Sufi mystics’ ‘Fana’ & Saint Thyagaraja’s song Terateeyagaraada…

In this post I’m going explore the close similarities between the Sufi ideal of FANA and Saint Thyagaraja’s song titled TERATEEYAGARAADA. Let me explain what triggered my thought process. I usually take my morning walk in a garden nearby in Mulund, a suburb in Mumbai. This is a huge garden and it takes about 3 minutes of brisk walk to complete one round.The garden is surrounded by man-made concrete jungle on all 3 sides while the 4th side offers a grand view of a Hill. Usually, I reach the garden very early in the morning when it’s pitch dark and foggy. One cannot see the hills with any clarity. We just know it’s there. The clarity of view improves gradually with every round of walk I take and after a while as the day breaks and the fog clears, all of a sudden one would see the majestic and imposing hill facing you. Today as I was circling round the garden, I suddenly recollected a famous song of the Saint Thyagaraja – “Tera teeyagarada……”.  Let us see the connection now.

This is a composition sung in the Raga GowliPanthu. The tune is melodious and meanings are profound. (Here is  one more link to the song sung by my favourite musician MD Ramanthan). The saint is seeking the Lord’s grace for removing the screen of ignorance covering his mind. The ignorance is exactly like the darkness and the early morning fog acting as a screen to the majestic mountain. Just as the sun breaks out and clears the fog enabling us to see the hills, the Lord’s grace is being sought by the saint to clear his foggy thinking. The ignorance is turning the mind into a veritable hell of anger, jealousy and arrogance, which effectively diverts us from our pursuits of absolute happiness, bliss, freedom, Nirvana or Moksha. The saint further elaborates the point with a number of interesting metaphors. For instance he compares the ignorant mind to that of a hungry fish falling prey to an angler’s hook. It’s like darkness at the base of a lamp and so on .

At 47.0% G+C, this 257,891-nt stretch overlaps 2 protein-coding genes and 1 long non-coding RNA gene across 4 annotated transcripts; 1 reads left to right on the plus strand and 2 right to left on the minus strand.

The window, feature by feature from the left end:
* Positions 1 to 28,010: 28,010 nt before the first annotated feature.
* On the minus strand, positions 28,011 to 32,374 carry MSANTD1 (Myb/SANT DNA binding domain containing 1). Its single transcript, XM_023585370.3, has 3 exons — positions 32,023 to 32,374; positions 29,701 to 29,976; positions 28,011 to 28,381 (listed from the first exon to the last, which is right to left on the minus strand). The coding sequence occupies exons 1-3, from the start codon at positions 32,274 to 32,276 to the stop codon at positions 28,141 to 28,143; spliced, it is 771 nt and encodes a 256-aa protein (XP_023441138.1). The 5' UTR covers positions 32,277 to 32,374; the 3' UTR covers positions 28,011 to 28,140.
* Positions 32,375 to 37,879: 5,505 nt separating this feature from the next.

Now let me say something about  a Sufi mystic’s ideal of ‘Fana’. It’s the Sufi term for annihilation, destruction or extinction of the self with its negative values. And it’s the very same annihilation of our ego-centric value system that the Saint Thyagaraja talks about in the composition. In such a state where one achieves complete freedom from the arrogant self, a Sufi is said to have attained oneness with Allah. It’s the same thing as Nirvana in Budhism, Moksha in Hinduism or Mukhti in Sikhism.

Viewed in a completely different context, the composition offers yet another insight. Let us try to understand why the Saint is seeking the grace of God to remove the screen of negative qualities? Because the origin or source of many of the negative qualities are not even known to us. While Hindu scriptures describe this as ‘Vasanas’ or Kashaaya, Western psychologists refer to this as the UNCONSCIOUS. The latter term is an invention of the famous psychologist Carl Jung who talks extensively about Personal Unconscious & Collective Unconscious. According to Carl Jung, the Unconscious keeps projecting these negative qualities without our knowledge and is the cause of our misery. While a Jungian would advocate psychotherapy and counselling, a Hindu would look upon the Lord (Eswara or Narayana) as the psychotherapist and invoke His blessings and grace to destroy the negative qualities of the self.